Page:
The Diversity Of Life, And Fruit
by Ollie Benson
Over the Christmas break I sat down to read a recently published book by Jill Griffiths, called What’s For Dinner. In the book’s introduction the author quotes a staggering fact – that 75% of the world’s food comes from just 12 plant species and 5 animal species. And that’s despite having 14,000 edible plants to choose from!
This lack of diversity has left the western world’s food system in a precarious situation. It is therefore key that we celebrate seasonal produce and support farmers that are passionate about rebuilding diversity, preserving heirloom plants, and breeding heritage animals, who are focused on building back resilience in our systems. People that take joy in eating and growing a diverse range of produce.
Ros Mangold is one of these people. Having purchased Old Post Office Farm in 2015, Ros and her husband Anthony are dedicated to nurturing the certified organic orchard of stone fruit and apples they inherited with the property. With at least 10 varieties of apricots, 15 varieties of plums, and 48 varieties of apples, it’s this diversity that makes their small farm tick.
Situated in Lymington, 15 minutes from Cygnet, Old Post Office Farm, as the name suggests, was once the unofficial post office of Petcheys Bay. Built in 1908, the farmhouse is now being restored by Ros and Anthony. When they’re not tending to the orchard or picking fruit! By having so many varieties this extends their season and spreads the revenue they make from the farm. With a changing climate, it also means they have adaptability. This year they had apricots available two weeks before Christmas, which is almost unheard of.
The last two varieties of apricots will be ready to go this month. Ros says these two, including the wonderfully named Pearly Glow, (named after the mother of the previous owners) are not commercial varieties as they’re not pretty, but they are fantastic for jam and for bottling.
The other key advantage to growing a diverse range is that if one variety has a bad season, they have plenty of others to fall back on. It just requires flexibility – if fruit is ready earlier than normal, then it needs picking. As they’ve discovered this year!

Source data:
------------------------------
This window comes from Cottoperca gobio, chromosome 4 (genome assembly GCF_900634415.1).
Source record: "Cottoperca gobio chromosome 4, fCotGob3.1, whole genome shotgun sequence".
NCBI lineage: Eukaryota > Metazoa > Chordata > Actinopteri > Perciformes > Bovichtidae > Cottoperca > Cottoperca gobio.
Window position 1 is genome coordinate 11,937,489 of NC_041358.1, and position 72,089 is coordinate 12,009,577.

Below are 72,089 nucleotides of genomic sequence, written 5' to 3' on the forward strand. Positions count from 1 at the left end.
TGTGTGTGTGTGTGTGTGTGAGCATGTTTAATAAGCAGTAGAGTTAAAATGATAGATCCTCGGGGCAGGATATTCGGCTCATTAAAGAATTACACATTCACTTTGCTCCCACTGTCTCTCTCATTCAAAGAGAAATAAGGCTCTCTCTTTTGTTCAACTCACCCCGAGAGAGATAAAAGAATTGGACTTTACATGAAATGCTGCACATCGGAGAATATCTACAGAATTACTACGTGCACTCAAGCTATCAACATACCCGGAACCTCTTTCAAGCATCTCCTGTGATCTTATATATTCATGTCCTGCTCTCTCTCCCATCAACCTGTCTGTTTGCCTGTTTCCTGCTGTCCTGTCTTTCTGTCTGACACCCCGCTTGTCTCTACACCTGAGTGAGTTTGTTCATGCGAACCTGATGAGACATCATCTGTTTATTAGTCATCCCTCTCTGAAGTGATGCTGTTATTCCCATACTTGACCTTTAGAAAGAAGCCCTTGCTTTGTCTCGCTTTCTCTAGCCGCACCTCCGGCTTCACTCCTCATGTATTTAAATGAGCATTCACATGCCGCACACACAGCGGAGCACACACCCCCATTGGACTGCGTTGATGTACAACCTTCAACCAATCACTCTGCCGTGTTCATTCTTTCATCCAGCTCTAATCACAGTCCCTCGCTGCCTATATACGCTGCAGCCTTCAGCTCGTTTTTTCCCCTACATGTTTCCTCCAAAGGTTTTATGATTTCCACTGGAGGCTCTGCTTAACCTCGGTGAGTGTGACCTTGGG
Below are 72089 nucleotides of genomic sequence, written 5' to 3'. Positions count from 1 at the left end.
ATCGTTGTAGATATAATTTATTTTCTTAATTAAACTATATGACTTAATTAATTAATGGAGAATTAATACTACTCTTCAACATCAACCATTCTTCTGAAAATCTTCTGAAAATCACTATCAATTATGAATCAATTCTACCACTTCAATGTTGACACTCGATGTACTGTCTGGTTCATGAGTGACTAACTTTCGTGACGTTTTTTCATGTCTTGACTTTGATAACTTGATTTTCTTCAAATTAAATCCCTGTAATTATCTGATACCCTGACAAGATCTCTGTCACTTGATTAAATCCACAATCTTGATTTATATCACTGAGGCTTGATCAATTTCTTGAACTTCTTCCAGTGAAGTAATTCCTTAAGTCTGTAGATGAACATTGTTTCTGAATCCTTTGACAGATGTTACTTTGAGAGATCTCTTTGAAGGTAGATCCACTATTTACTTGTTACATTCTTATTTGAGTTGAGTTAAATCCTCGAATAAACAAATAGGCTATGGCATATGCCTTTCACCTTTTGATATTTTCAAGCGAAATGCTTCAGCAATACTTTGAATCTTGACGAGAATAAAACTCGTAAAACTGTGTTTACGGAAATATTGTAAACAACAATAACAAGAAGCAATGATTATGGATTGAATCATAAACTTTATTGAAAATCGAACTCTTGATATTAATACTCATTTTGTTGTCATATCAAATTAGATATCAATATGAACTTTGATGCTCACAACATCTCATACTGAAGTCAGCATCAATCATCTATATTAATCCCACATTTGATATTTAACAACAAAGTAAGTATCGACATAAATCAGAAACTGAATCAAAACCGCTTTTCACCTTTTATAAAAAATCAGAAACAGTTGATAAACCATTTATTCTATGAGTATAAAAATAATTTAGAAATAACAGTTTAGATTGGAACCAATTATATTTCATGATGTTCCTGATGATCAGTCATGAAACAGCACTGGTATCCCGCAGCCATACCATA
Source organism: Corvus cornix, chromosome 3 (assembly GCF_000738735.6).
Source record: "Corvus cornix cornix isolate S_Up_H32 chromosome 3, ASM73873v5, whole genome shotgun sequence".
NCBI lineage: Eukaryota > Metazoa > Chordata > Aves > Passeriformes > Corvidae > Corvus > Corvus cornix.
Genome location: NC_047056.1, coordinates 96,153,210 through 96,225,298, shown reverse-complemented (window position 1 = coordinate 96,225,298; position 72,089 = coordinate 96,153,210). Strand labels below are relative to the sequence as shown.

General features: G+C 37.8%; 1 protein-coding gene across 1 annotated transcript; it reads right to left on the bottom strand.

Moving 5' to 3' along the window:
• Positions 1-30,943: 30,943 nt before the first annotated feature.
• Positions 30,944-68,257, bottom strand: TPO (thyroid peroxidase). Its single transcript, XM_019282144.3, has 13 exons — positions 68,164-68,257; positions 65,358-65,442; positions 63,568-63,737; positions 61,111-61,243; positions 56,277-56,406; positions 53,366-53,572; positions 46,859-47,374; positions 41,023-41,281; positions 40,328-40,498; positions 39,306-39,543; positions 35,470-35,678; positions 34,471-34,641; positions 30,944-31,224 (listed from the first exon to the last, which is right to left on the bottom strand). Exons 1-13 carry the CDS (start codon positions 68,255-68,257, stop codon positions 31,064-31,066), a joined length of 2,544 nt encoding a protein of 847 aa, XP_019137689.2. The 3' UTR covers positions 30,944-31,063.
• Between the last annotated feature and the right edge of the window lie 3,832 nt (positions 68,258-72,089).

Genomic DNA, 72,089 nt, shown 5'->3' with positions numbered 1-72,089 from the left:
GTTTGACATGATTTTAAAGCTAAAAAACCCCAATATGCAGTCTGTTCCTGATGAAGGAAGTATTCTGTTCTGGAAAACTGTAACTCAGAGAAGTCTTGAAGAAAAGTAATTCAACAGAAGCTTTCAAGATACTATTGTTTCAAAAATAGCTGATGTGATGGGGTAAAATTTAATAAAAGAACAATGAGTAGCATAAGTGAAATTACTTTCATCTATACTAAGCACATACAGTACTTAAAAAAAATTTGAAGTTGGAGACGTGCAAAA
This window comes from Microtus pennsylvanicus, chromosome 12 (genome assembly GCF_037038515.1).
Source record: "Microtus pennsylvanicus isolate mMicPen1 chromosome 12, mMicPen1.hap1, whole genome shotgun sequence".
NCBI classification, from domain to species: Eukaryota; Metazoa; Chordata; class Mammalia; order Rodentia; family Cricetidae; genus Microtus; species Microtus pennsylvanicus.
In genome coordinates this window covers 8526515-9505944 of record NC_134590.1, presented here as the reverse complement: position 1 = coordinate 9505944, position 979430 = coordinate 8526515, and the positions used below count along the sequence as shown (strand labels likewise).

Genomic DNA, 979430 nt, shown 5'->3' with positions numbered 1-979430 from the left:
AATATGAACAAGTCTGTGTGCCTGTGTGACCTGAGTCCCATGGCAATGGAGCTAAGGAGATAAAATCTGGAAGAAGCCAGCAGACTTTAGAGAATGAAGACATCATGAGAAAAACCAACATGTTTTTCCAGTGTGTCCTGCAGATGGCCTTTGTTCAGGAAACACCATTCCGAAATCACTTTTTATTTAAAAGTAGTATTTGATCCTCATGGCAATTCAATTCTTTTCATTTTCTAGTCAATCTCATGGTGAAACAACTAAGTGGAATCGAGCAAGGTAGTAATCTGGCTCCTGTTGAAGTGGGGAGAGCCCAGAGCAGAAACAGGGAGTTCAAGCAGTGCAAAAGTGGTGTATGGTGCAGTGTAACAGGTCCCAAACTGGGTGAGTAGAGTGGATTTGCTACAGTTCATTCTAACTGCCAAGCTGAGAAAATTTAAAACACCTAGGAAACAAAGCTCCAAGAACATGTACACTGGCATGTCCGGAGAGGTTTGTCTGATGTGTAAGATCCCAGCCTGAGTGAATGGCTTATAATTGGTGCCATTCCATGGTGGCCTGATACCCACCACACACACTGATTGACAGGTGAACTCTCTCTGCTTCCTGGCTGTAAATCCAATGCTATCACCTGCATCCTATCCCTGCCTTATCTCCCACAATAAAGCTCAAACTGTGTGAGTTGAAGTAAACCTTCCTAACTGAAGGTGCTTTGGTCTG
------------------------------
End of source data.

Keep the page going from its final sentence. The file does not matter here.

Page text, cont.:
Plums will firmly be in season during February, although their Mariposa plums, a blood plum that is Ros’ favourite, were also early. The last of the plum varieties will then be picked in April, the Autumn Giant, which as you can imagine produces large fruit with dark pink skin and yellow flesh.
Most of their stone fruit is sold through Cygnet Garden Larder. Upon moving to the farm and working out the best avenue to sell their produce, Ros contacted the Cygnet Larder’s owner, Bec, who jumped at the chance to have certified organic fruit in her shop, instantly telling Ros that she would take as much as they had. Some of it is then on-sold to restaurants such as Peppina in Hobart.
Ros’ passion for diversity extends beyond orchard fruit too. With over 80 varieties of tomatoes, countless pumpkins and chillies, at Old Post Office Farm, variety most definitely is the spice of life!
ROS’ ROASTED APRICOTS WITH BRANDY
12 apricots, halved and stones discarded
1 tablespoon of sugar
1 tablespoon of butter
Dash of brandy
Method: In a baking dish, arrange the apricots with the cut side up. Dot the butter around the dish, sprinkle with sugar and splash the brandy over the fruit. Roast in an oven at 200 degrees C for 20-25 minutes and serve with ice cream.